This week marks the 57th anniversary of Time magazine’s famous cover story, “Is God Dead?” Today, as newspapers and magazines struggle for readership and relevance, it’s hard to imagine how a weekly print journal could much affect popular sentiment, but in April 1966 Time was virtually an arbiter of middlebrow American opinion and morals. Its stark questioning of the deity’s reality was the first time the mass-market periodical had not been fronted by a portrait of a human newsmaker, and was hugely provocative on the newsstands and library shelves of the era. In the end, of course, it’s impossible to confirm whether or not God has expired, but there’s no doubt that the matter of His whereabouts has haunted us for five decades.
At least. The death of the supreme being, a concept with obvious implications for believers, had been posited by Friedrich Nietzsche in his 1882 work Die fröhliche Wissenschaft (The Gay Science); the notion that God as an invisible entity “died” as faith in Him declined had been discussed ever since. Time‘s 1966 article, “Toward A Hidden God,” merely revived the idea in the age of the Great Society, the space race, and psychedelia. Written by the magazine’s theology editor, John T. Elson (though no byline was given), the article reported on clergymen who practiced good works without observing the central tenet of their institution. “If nothing else,” Elson wrote, “the Christian atheists are waking the churches to the brutal reality that the basic premise of faith – the existence of a personal God, who created the world and sustains it with his love – is now subject to profound attack.”
Though “Toward A Hidden God” typified the Time method of cultural journalism – extrapolating a broad, nebulous “movement” from highly selective facts and quotes – the impact of the piece, and especially of the cover that advertised it, was undeniable. Over 3000 pro and con readers’ letters were received in response, and the issue was the magazine’s biggest seller of the year (its circulation was then 4.5 million a week). A generation later, the “Is God Dead?” controversy was still widely recalled as a news story in itself, even turning up as a question in the 1980s board game Trivial Pursuit. But its greatest influence came in the years immediately following April 1966, and took on a surprising character. If God had died, His main enemy was due for a resurrection.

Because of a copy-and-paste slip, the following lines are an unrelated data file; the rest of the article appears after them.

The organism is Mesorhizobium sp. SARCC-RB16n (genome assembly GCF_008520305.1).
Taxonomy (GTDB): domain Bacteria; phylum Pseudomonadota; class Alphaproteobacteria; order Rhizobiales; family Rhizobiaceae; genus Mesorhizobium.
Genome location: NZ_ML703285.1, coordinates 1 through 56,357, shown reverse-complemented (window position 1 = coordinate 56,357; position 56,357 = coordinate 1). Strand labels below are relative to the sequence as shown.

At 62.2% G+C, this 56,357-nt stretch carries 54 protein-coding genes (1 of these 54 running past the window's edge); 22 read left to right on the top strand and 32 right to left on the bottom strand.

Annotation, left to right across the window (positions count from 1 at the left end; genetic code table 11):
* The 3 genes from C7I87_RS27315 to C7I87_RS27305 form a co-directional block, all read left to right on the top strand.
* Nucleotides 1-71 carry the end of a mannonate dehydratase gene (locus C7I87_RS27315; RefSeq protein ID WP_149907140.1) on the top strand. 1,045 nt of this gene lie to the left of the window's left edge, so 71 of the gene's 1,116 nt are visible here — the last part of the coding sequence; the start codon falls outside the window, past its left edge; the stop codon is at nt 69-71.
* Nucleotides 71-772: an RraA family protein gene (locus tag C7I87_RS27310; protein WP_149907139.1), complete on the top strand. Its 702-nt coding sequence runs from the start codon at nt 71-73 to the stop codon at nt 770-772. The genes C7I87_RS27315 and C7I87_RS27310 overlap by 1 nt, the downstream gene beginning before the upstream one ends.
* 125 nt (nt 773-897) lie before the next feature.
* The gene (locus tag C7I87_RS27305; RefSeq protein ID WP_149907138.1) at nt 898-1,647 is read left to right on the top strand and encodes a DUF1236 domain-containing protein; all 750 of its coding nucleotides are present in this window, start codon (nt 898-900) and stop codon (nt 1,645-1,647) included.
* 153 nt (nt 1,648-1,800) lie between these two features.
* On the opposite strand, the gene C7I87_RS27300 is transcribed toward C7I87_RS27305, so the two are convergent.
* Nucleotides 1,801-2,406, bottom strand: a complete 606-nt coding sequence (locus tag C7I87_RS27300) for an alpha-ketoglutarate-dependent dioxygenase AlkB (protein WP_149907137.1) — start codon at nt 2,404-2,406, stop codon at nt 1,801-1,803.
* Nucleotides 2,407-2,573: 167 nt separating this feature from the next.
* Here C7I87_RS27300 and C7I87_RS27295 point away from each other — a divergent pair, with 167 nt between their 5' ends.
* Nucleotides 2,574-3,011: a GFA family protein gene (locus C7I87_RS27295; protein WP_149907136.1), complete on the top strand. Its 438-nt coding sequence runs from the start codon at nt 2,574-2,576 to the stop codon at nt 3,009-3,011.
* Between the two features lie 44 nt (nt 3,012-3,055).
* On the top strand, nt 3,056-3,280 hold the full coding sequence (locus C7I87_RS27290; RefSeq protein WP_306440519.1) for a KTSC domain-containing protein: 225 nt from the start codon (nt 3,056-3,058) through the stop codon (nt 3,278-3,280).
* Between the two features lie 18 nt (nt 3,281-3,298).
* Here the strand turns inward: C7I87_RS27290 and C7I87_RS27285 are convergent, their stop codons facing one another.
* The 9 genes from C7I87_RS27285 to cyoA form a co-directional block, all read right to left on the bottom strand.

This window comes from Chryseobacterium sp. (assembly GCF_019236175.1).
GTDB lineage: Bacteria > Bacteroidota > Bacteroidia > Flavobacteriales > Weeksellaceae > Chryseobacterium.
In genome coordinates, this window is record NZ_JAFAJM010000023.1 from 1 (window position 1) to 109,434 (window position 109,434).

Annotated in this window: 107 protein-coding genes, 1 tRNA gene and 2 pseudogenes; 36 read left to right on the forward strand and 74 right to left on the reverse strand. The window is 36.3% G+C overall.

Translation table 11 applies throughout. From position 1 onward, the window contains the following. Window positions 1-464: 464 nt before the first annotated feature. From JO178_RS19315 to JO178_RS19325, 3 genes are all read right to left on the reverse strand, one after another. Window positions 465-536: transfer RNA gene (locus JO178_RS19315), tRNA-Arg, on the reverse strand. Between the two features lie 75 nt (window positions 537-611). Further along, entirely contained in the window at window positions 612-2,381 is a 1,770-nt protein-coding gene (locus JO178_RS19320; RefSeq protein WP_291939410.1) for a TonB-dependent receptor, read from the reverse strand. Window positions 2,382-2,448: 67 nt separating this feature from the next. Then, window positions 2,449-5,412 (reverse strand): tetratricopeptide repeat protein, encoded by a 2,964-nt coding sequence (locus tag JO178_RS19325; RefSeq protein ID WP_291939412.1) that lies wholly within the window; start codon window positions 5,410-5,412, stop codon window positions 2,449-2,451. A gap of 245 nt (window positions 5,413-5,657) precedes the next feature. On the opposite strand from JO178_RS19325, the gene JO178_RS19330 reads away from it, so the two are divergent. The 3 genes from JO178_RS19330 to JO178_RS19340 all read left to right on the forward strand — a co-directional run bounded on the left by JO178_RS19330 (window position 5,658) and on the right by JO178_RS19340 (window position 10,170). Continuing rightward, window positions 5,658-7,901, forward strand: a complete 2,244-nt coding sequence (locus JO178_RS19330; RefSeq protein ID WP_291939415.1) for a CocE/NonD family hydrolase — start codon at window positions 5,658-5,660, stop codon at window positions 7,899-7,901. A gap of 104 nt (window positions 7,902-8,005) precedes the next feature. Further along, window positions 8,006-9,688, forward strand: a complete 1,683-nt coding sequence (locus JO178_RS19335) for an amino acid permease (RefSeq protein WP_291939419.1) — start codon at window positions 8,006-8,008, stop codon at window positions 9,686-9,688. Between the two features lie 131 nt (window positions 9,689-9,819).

For the rest of the 1960s and throughout the 1970s, one of the biggest indications of a possibly Godless society was the new visibility of the occult. Witchcraft, astrology, unexplained phenomena, demons, devil worship – all became hot topics for public discourse and commercial exploitation. And there were at least a few direct links between the question posed by Time and the answers offered by the occult boom. Ira Levin’s groundbreaking 1967 novel Rosemary’s Baby, about a coven of urban witches conspiring to bring Satan’s child into the world, had the “Is God Dead?” issue turn up in a doctor’s waiting room, and climaxed with the chief villain exulting “God is dead and Satan lives!” (Both bits were retained in the hit 1968 movie adaptation.) Even more successful were the 1971 bestseller and 1973 blockbuster The Exorcist, a story of demonic possession first conceived by author William Peter Blatty as a roundabout testimony for religious faith. Explaining his theme to a literary agent, Blatty summed up the contemporary view of God in the absence of miraculous intervention: “He isn’t dead, and he isn’t alive in Argentina. He simply never lived.” The Church of Satan, the notorious American organization headed by Anton LaVey (nee Howard Levey), was inaugurated just a few weeks after “Toward a Hidden God” was published, and LaVey’s The Satanic Bible offered a devilish spin on philosophies liberally borrowed from, among several others, Friedrich Nietzsche. Even the color scheme of the Time cover – red and white letters against a black background – became the standard motif for the packaging of occult-related books, movie posters, and record albums. Magazines, horror cinema, and popular spirituality have undergone many changes in the last fifty-seven years, but we continue to ponder the imponderable speculation raised so graphically on April 8, 1966.
Fascinating piece. I recently stumbled across Here’s to My Sweet Satan while researching the “Satanic Panic” for a documentary I am currently developing. We’re focusing on a specific story as a case study for the larger phenomenon, but do want to spend some time setting up the basics for a general audience at the top of the film. Would you consider taking part in an interview for the documentary? I’m not yet sure if the film’s budget will allow for a trip to Canada, but I thought I’d touch base and see if it was even a possibility.
Thanks for your time,
Thanks for reading. PM sent.